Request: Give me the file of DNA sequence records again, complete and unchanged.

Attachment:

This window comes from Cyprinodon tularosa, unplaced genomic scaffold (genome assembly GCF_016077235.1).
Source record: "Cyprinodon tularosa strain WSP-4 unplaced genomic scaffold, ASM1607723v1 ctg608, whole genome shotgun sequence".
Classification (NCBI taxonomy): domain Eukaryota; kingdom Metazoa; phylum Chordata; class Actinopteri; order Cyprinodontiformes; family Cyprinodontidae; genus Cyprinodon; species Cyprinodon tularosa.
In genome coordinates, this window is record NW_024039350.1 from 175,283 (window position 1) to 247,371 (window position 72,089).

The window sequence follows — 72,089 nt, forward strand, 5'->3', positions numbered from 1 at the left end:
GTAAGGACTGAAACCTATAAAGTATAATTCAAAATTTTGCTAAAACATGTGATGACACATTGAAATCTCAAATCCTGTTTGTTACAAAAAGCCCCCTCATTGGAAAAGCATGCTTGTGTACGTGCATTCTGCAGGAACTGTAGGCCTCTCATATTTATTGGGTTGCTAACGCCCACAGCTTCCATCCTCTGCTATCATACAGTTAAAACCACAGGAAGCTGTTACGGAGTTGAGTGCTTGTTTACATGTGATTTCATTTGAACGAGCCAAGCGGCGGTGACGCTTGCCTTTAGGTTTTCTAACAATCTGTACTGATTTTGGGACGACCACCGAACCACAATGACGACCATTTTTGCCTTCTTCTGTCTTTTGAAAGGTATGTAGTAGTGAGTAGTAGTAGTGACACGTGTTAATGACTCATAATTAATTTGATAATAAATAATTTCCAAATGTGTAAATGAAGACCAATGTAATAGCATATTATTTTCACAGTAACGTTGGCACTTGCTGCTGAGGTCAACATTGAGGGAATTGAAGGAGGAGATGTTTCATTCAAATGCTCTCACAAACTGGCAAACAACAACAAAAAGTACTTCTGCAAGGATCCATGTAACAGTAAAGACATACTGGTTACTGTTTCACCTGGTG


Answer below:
This window comes from Cyprinodon tularosa, unplaced genomic scaffold (genome assembly GCF_016077235.1).
Source record: "Cyprinodon tularosa strain WSP-4 unplaced genomic scaffold, ASM1607723v1 ctg608, whole genome shotgun sequence".
Classification (NCBI taxonomy): domain Eukaryota; kingdom Metazoa; phylum Chordata; class Actinopteri; order Cyprinodontiformes; family Cyprinodontidae; genus Cyprinodon; species Cyprinodon tularosa.
In genome coordinates, this window is record NW_024039350.1 from 175,283 (window position 1) to 247,371 (window position 72,089).

The window sequence follows — 72,089 nt, forward strand, 5'->3', positions numbered from 1 at the left end:
GTAAGGACTGAAACCTATAAAGTATAATTCAAAATTTTGCTAAAACATGTGATGACACATTGAAATCTCAAATCCTGTTTGTTACAAAAAGCCCCCTCATTGGAAAAGCATGCTTGTGTACGTGCATTCTGCAGGAACTGTAGGCCTCTCATATTTATTGGGTTGCTAACGCCCACAGCTTCCATCCTCTGCTATCATACAGTTAAAACCACAGGAAGCTGTTACGGAGTTGAGTGCTTGTTTACATGTGATTTCATTTGAACGAGCCAAGCGGCGGTGACGCTTGCCTTTAGGTTTTCTAACAATCTGTACTGATTTTGGGACGACCACCGAACCACAATGACGACCATTTTTGCCTTCTTCTGTCTTTTGAAAGGTATGTAGTAGTGAGTAGTAGTAGTGACACGTGTTAATGACTCATAATTAATTTGATAATAAATAATTTCCAAATGTGTAAATGAAGACCAATGTAATAGCATATTATTTTCACAGTAACGTTGGCACTTGCTGCTGAGGTCAACATTGAGGGAATTGAAGGAGGAGATGTTTCATTCAAATGCTCTCACAAACTGGCAAACAACAACAAAAAGTACTTCTGCAAGGATCCATGTAACAGTAAAGACATACTGGTTACTGTTTCACCTGGTG